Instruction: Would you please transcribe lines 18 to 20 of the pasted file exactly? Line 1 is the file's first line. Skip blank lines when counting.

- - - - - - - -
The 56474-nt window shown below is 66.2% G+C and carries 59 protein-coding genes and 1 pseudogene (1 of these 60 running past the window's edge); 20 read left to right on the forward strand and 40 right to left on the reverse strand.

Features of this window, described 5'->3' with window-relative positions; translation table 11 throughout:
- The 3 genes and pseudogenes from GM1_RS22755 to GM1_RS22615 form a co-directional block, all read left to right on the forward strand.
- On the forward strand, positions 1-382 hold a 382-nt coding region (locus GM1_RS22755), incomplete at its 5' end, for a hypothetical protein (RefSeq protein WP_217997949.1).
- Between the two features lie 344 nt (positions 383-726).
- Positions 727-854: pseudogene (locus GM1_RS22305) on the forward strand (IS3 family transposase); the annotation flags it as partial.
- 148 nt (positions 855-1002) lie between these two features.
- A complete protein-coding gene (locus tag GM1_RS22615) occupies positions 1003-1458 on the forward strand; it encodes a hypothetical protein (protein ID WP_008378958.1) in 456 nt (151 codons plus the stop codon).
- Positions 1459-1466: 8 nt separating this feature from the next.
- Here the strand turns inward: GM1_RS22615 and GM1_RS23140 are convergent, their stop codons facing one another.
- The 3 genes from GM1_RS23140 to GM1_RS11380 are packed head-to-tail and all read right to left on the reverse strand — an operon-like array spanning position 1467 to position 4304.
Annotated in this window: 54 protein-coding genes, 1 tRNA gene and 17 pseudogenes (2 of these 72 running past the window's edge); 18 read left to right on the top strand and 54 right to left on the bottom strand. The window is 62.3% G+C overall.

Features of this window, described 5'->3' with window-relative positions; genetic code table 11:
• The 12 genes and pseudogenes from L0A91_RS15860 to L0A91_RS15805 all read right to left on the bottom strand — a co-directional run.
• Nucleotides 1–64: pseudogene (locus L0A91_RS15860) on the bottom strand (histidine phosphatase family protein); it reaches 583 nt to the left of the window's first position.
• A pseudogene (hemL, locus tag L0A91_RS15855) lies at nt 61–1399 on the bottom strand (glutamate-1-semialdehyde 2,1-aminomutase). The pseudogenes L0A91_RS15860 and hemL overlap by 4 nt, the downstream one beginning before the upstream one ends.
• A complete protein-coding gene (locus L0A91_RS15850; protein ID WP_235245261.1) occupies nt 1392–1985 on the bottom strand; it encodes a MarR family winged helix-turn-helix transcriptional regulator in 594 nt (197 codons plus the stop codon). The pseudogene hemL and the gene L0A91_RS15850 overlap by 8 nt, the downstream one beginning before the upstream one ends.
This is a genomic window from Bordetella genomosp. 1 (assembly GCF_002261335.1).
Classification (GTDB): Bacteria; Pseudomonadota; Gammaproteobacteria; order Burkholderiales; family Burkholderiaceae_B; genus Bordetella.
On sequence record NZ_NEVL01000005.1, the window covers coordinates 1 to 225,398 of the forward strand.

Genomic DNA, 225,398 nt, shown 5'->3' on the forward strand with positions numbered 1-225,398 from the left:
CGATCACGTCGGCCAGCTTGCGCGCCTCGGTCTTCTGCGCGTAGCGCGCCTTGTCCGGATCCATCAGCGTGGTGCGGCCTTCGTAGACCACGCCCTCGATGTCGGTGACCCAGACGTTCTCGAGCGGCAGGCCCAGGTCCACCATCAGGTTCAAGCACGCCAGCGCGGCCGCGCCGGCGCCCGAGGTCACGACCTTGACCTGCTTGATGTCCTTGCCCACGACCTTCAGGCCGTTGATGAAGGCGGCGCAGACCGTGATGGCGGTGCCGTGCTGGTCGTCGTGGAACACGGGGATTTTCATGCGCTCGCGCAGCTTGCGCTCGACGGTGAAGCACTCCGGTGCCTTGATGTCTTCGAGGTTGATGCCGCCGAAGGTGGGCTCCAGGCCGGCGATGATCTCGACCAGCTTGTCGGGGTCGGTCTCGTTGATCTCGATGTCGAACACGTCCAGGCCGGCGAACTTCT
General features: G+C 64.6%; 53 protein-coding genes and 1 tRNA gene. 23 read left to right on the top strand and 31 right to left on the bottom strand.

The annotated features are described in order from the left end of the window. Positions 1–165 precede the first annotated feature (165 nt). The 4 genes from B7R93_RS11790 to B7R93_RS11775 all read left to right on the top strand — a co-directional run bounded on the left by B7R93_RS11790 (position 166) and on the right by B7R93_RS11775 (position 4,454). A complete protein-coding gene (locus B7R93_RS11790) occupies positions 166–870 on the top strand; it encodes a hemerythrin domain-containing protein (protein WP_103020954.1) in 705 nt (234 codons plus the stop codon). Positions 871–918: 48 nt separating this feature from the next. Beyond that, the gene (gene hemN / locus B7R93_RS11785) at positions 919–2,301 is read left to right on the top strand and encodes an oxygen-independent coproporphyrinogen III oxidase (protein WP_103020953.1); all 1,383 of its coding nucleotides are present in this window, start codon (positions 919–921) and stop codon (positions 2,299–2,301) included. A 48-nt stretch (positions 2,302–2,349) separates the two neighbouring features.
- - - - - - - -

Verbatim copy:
This is a genomic window from Bordetella genomosp. 1 (assembly GCF_002261335.1).
Classification (GTDB): Bacteria; Pseudomonadota; Gammaproteobacteria; order Burkholderiales; family Burkholderiaceae_B; genus Bordetella.
On sequence record NZ_NEVL01000005.1, the window covers coordinates 1 to 225,398 of the forward strand.